Self-healing concrete for sustainable buildings. A review

Author:- Md. Riad Hossain, Rabeya Sultana, Muhammad Mainuddin Patwary, Noel Khunga, Pankaj Sharma & Sebastian Joya Shaker
Category:- Journal; Year:- 2022
Discipline:- Environmental Science Discipline
School:- Life Science School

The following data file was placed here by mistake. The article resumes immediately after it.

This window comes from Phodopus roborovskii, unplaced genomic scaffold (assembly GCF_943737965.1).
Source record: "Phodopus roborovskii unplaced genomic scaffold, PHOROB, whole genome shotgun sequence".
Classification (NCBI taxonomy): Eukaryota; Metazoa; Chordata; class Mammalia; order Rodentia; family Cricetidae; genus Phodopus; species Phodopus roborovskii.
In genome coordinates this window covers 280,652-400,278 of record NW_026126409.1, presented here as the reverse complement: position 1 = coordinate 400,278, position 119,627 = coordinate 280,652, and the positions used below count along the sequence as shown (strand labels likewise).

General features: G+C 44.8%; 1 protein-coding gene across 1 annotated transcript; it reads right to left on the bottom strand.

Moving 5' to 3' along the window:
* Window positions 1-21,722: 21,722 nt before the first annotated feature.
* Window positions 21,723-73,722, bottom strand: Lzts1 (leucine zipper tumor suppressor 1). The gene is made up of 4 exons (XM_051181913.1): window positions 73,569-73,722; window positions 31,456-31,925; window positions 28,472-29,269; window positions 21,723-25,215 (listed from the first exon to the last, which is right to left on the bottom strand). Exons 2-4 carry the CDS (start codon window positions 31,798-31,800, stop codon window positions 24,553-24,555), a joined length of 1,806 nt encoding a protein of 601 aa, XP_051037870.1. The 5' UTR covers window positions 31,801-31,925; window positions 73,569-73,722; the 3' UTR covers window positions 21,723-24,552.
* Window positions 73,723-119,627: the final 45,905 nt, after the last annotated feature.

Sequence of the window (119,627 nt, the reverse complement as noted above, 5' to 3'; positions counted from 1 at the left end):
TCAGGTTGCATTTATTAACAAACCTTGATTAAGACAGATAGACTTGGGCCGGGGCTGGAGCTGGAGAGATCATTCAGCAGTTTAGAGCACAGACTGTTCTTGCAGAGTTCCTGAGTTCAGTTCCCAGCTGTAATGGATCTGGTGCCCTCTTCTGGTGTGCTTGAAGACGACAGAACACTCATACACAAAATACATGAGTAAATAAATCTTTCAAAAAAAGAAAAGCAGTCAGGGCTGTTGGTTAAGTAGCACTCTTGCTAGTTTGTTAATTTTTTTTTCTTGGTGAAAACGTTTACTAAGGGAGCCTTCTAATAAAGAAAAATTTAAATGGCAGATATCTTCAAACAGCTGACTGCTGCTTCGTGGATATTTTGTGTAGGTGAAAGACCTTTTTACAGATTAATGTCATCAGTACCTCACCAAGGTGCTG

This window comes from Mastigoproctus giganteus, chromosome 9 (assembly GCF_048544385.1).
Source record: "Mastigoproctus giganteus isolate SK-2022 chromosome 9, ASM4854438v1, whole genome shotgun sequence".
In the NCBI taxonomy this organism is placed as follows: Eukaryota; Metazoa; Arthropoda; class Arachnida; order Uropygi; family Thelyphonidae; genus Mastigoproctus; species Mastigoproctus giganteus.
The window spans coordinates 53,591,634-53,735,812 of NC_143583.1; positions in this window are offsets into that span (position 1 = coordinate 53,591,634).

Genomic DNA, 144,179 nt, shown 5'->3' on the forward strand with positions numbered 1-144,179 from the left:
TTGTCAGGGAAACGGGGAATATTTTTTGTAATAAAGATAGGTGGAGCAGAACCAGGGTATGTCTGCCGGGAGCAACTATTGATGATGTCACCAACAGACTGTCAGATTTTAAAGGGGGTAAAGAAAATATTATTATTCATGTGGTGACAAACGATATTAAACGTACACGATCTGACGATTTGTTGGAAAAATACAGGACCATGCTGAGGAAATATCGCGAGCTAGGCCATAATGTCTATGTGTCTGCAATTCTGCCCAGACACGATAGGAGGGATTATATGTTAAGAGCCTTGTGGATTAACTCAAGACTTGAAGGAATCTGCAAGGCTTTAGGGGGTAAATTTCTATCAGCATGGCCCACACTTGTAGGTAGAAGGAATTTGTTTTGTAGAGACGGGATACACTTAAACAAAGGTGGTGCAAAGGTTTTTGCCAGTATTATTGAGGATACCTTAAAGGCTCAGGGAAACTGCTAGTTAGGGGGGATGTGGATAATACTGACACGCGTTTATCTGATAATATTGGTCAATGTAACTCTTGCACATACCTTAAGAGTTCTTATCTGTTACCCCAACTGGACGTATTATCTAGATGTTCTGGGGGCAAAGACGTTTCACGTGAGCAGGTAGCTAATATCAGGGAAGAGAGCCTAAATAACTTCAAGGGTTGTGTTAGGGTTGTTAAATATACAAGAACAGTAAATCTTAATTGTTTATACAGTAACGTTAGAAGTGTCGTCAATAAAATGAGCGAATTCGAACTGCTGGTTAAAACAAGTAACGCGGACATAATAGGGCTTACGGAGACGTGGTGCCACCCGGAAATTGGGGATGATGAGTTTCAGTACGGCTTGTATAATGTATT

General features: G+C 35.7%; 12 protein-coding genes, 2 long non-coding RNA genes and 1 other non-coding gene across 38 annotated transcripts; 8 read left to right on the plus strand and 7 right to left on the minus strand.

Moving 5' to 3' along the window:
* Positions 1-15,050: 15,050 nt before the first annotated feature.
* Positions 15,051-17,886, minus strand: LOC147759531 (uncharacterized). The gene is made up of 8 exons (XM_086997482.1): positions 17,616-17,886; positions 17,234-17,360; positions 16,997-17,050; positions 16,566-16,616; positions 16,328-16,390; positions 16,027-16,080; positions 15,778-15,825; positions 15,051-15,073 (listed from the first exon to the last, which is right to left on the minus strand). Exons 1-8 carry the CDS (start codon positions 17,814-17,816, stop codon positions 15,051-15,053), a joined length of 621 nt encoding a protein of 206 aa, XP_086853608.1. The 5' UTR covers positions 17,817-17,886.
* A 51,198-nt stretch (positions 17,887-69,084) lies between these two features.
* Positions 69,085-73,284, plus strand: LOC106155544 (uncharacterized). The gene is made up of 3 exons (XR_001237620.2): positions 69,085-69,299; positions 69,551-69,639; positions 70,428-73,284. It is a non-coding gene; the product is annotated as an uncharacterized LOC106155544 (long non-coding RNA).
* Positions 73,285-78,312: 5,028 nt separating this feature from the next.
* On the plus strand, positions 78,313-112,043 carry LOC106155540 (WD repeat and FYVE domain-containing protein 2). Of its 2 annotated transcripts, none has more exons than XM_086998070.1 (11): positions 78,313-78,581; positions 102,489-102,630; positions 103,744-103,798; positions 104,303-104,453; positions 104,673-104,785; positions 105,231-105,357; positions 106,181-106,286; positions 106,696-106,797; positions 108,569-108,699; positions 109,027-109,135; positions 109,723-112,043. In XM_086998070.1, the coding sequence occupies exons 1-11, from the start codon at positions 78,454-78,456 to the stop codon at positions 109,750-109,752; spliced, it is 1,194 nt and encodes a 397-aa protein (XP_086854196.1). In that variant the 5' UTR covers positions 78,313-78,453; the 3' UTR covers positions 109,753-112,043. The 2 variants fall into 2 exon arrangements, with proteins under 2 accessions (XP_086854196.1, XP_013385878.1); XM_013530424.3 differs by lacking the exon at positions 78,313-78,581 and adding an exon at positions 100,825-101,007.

A total of 12 billion tons of concrete materials are produced annually, about 2 tons per person. More sustainable buildings are thus needed to decrease the carbon footprint of concrete infrastructures in the context of climate change. Crack formation is a major flaw of concrete structures. Although cracks are usually small and do not necessarily induce building collapse, cracks reduce the life span and sustainability of buildings. Therefore, research has developed self-healing materials that are capable of repairing narrow cracks automatically. Here we review self-healing technologies such as adding mineral mixtures, bacteria, and adhesive liquids. Mineral healing is economically positive, yet relies on suitable conditions such as the presence of water, and is less efficient to heal larger cracks. By contrast, the bacterial encapsulation is promising due to the uniform characteristics of bacteria in the alkaline environment of concrete.

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